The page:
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Realistic Rendering In Architecture - The Advantages Every Industry Expert Should Know

Written by:
Jennifer Jackson
Peggy und Marco Lachmann-Anke

What are the advantages of realistic rendering in architecture? It looks fantastic is the primary advantage. Realistic rendering is becoming so commonplace that we are starting to take it for granted. But if you worked in any sector of the building and decorating industry in the late 90s (when Toy Story 1 came out), then you would have sold a kidney for the sort of realistic rendering we have these days. Thanks to powerful computer graphics, architects can help people realize their most abstract dreams, and it is nothing short of amazing. You can ask somebody to drop a 12-foot wide, fiberglass dog head on your garage roof, and you can see it as a realistic render within a day.

Show The Size of a Building

You can give people an idea of how large or small a structure will be with things like images, sketches and blueprints. But, with a good and realistic rendering, you can really hammer home how the size of certain building and building elements will look in real life. You can show different sizes from different angles.

Sa Font Seca House in Palmanyola, Spain by Carlos Sánchez & Negre StudioSa Font Seca House in Palmanyola, Spain by Carlos Sánchez & Negre Studio

Throw in a few trees and a few people to give a better idea of how large or small each building element will be. If certain parts are too imposing, then they can be altered in the planning stage. Helping to show how large or small a building actually is may help avoid disappointment later down the line when the building is constructed.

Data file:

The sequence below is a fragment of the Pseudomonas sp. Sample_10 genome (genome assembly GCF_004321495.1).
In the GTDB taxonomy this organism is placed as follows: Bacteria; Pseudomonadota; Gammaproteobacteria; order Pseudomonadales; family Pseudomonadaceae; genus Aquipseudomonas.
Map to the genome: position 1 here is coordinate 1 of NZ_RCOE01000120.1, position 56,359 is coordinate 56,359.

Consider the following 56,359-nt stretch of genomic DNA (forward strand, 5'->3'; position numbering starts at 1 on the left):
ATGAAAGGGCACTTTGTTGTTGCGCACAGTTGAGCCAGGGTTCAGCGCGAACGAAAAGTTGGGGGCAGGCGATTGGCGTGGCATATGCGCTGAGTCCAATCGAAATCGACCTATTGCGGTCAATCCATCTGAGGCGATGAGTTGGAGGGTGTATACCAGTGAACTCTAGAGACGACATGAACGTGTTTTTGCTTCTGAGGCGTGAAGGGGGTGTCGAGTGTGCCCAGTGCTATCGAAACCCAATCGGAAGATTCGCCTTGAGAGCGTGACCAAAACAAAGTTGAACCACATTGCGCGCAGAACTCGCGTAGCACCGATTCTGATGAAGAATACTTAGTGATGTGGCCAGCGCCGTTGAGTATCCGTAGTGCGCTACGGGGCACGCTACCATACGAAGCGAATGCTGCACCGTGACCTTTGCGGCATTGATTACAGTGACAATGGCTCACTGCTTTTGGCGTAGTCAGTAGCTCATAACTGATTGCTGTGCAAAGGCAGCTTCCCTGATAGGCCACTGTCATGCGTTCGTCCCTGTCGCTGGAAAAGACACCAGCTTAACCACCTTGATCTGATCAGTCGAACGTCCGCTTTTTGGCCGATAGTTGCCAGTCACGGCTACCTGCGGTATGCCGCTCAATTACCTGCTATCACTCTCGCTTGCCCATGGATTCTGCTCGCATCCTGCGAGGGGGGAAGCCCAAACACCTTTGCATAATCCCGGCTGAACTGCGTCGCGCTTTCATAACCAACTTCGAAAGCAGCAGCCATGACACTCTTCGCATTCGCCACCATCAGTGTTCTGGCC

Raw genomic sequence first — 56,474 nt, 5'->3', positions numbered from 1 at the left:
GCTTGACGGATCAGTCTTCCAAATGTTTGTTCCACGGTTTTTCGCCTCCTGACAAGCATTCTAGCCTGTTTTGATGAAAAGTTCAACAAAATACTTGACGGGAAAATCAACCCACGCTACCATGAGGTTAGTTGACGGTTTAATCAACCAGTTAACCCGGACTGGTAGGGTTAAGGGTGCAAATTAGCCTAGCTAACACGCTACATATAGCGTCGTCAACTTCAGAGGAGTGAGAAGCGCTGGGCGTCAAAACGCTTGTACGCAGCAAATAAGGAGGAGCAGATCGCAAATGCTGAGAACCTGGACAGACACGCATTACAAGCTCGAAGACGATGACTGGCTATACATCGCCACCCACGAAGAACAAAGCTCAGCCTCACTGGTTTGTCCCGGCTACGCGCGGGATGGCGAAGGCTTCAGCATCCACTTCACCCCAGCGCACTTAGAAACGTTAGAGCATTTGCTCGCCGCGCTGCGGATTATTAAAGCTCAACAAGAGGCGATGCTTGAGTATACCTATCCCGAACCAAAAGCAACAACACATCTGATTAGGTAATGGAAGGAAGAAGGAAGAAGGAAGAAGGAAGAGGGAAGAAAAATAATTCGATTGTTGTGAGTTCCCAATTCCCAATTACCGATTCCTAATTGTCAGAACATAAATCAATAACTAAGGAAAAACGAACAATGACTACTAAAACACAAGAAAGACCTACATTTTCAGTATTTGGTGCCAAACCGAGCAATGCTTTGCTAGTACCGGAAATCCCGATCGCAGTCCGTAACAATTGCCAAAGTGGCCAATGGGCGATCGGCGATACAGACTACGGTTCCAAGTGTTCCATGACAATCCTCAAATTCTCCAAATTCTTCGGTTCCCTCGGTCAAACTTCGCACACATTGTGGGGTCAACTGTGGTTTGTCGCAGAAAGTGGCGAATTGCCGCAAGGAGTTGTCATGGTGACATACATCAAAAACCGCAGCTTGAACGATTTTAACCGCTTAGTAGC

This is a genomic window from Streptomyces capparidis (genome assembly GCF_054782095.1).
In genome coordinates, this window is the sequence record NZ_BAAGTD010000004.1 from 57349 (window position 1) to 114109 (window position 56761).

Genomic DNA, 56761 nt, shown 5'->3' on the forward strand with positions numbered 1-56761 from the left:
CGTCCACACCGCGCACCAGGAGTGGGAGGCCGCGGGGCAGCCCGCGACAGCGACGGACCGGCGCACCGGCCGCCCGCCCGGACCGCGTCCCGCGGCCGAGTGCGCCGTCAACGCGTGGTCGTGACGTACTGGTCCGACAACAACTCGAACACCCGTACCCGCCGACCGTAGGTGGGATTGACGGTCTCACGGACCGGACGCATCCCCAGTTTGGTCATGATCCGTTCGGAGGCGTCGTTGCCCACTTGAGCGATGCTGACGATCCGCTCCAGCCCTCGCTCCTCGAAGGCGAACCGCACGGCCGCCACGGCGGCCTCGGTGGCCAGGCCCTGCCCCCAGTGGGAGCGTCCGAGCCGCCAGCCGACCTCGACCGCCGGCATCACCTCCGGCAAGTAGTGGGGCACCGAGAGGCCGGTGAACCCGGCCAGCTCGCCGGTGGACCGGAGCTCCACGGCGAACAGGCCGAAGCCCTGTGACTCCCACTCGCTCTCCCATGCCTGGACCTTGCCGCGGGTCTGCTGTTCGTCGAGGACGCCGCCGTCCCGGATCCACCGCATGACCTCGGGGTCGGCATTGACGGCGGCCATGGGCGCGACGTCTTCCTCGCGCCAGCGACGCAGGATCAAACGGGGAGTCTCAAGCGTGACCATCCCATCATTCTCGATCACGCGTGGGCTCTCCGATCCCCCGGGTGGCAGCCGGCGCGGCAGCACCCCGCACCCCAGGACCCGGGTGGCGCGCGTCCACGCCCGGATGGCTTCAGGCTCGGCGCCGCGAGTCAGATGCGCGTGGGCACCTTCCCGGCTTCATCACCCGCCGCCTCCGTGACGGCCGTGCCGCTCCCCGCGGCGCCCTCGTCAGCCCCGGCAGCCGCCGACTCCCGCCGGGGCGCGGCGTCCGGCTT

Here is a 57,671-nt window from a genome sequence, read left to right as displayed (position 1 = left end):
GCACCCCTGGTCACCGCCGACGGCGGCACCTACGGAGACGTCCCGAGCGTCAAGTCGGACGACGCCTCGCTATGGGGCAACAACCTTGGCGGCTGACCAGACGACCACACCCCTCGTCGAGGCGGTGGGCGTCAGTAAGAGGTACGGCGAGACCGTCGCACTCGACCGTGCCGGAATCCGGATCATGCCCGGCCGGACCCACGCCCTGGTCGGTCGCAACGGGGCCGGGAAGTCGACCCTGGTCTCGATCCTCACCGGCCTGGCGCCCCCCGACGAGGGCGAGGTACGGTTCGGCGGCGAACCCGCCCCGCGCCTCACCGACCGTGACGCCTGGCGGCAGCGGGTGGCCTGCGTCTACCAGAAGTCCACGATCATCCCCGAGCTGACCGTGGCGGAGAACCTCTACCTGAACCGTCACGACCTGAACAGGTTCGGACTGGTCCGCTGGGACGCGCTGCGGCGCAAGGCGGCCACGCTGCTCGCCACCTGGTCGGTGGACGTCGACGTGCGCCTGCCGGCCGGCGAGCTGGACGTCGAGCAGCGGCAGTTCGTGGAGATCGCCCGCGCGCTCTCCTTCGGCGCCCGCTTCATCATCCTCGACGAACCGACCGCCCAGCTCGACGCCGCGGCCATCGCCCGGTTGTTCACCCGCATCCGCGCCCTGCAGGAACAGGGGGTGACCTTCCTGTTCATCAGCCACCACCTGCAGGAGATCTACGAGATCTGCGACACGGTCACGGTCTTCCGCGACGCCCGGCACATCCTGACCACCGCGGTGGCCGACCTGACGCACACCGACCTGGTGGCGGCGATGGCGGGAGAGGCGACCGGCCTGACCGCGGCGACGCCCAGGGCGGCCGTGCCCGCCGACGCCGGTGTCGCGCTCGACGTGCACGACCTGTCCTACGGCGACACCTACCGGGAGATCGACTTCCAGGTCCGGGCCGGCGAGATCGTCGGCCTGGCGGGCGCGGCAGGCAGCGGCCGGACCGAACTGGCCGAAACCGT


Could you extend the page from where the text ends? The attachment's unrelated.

Show the Practicality of a Building

Some plans look brilliant on paper, but once they are constructed, you see how impractical they really are. For example, if you have really massive windows, there is the problem of cleaning them, of replacing them, and of maintaining structural integrity when the windows take up so much space.

There is also the weird fact that some designs look really great when they are drawn, but they do not look so great when they are constructed. Sometimes, it takes the realism of a good render to see how good (or bad) a construction will look. Quite often, companies use services like RebusFarm to demonstrate the practicality and genuine visual appeal of a plan. Taking it from drawing to rendering can have a massive impact on the client and/or investors. It is far more difficult to create a good rendering from a bad design. When poor quality designs are rendered with realistic graphics, the poor design shows through.

Is A Design Too Cluttered

Some interior designers use realistic renders to help set consumer expectations. For example, there are some designs that are pretty darn cluttered. A designer may have a realistic render created simply to prepare the client for how cluttered the room will look. 

The obvious intention is to impress the client, but it also helps test the water with the client. It helps gauge how accepting the client is to various designs. A bold move and a bold design may be too much for some clients. Letting them take a sneaky peek at the possible design may help set expectations, or at the very least, will stimulate a conversation about changes.

Concrete Bedroom designed by Milad Eshtiyaghi StudioConcrete Bedroom designed by Milad Eshtiyaghi Studio

Show The Darn Thing at Night

Showing images of the building at night is long known for being a great way of helping to sell a design. When you show images of a building at night, you can cast light in all sorts of pleasant directions. You can create an atmosphere and draw attention to elements of the building that look more generic during the day.

The good news is that realistic renders of houses and designs also look great at night. Throw in a few renders of the house at night, play with the light a little to create the best possible impression, and your clients will be thrilled. Plus, there are some buyers who genuinely forget about how the building looks at night, so a few realistic renders of the building at night may become an unexpected selling point.

The MUNA Argentinean Naval Museum by Thomas Cravero / Tc.arquitecturaThe MUNA Argentinean Naval Museum by Thomas Cravero / Tc.arquitectura

By Liliana Alvarez

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